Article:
Collaborations…

People in the arts often find themselves wanting and needing to collaborate.

These collaborations sometimes work beautifully and sometimes bring out the worst in the collaborators.

It isn’t so easy when two or more individuals, each of whom has opinions, a vision, ego needs, and an investment in the project, try to create a single entity, whether that entity is a performance piece, a musical for the stage, a singing group, or a CD.

Here are some tips that can help collaborators work together.

1. Be as clear as possible on goals.
What is the actual goal? Is it creating a full-length CD, is it creating a sampler or a demo CD, is it “just getting some songs down”? Is the finished product supposed to be highly accomplished or will “good enough” be good enough?

2. Be as clear as possible on schedules.
What is your working schedule? Is this the primary project for each of you or is it primary for one of you and secondary for another? Are there other projects that come first, either for you or your collaborator?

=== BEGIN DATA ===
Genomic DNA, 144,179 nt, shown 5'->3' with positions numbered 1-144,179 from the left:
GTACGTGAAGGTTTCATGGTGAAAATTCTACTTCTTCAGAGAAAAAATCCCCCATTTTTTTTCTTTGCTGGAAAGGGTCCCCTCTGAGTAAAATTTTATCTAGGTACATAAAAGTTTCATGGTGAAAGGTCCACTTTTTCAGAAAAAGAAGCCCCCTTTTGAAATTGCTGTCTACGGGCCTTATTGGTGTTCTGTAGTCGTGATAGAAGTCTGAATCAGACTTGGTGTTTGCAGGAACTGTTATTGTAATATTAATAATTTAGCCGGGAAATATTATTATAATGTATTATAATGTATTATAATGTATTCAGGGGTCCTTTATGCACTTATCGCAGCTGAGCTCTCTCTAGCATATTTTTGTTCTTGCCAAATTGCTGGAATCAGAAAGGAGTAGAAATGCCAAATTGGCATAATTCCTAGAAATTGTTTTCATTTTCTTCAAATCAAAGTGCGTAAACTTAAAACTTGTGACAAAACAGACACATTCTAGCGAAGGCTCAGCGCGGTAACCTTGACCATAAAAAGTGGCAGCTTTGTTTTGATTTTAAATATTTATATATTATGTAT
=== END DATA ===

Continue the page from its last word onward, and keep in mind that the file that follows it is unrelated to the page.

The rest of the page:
3. Be as clear as possible on deadlines.
When is the whole project to be completed? When are the various parts of the project to be completed? Are these deadlines flexible, fixed, or a little of both? If a little of both, how will you decide when a deadline ought to be abandoned and a new one fixed?

4. Be as clear as possible on duties.
Who is doing what? Will the work go on simultaneously or does one person have to get his or her part done first? What’s the process or procedure for commenting on the other person’s performance? Who gets to say if the project is or isn’t coming off as hoped or planned?

5. Keep communicating, even when the going gets rough.
Often collaborators fall silent because they’re angry, discouraged, or otherwise upset and don’t want to make a scene or blow the project out of the water. Keep communicating even in those circumstances, carefully but also directly. Say what needs to be said.

You will find yourself collaborating in a variety of settings and situations. Enjoy them and learn how to make them work!

-Eric